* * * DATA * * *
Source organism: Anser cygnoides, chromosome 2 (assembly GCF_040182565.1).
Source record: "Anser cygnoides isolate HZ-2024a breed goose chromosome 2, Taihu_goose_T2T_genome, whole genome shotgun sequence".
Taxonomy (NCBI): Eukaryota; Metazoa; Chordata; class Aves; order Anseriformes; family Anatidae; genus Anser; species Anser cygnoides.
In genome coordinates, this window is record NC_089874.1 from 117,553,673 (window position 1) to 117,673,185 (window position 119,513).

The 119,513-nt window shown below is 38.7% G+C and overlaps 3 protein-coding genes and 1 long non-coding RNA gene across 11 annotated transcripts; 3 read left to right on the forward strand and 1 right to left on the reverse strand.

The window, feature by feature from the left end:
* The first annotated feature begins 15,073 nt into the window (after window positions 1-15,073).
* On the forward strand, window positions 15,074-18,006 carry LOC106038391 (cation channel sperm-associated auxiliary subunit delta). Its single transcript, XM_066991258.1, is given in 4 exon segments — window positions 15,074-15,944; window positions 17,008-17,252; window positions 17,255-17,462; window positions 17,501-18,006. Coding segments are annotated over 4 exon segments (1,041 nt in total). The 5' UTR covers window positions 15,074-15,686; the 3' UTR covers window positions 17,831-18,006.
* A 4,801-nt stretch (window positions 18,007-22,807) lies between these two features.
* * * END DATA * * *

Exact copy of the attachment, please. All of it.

Source organism: Anser cygnoides, chromosome 2 (assembly GCF_040182565.1).
Source record: "Anser cygnoides isolate HZ-2024a breed goose chromosome 2, Taihu_goose_T2T_genome, whole genome shotgun sequence".
Taxonomy (NCBI): Eukaryota; Metazoa; Chordata; class Aves; order Anseriformes; family Anatidae; genus Anser; species Anser cygnoides.
In genome coordinates, this window is record NC_089874.1 from 117,553,673 (window position 1) to 117,673,185 (window position 119,513).

The 119,513-nt window shown below is 38.7% G+C and overlaps 3 protein-coding genes and 1 long non-coding RNA gene across 11 annotated transcripts; 3 read left to right on the forward strand and 1 right to left on the reverse strand.

The window, feature by feature from the left end:
* The first annotated feature begins 15,073 nt into the window (after window positions 1-15,073).
* On the forward strand, window positions 15,074-18,006 carry LOC106038391 (cation channel sperm-associated auxiliary subunit delta). Its single transcript, XM_066991258.1, is given in 4 exon segments — window positions 15,074-15,944; window positions 17,008-17,252; window positions 17,255-17,462; window positions 17,501-18,006. Coding segments are annotated over 4 exon segments (1,041 nt in total). The 5' UTR covers window positions 15,074-15,686; the 3' UTR covers window positions 17,831-18,006.
* A 4,801-nt stretch (window positions 18,007-22,807) lies between these two features.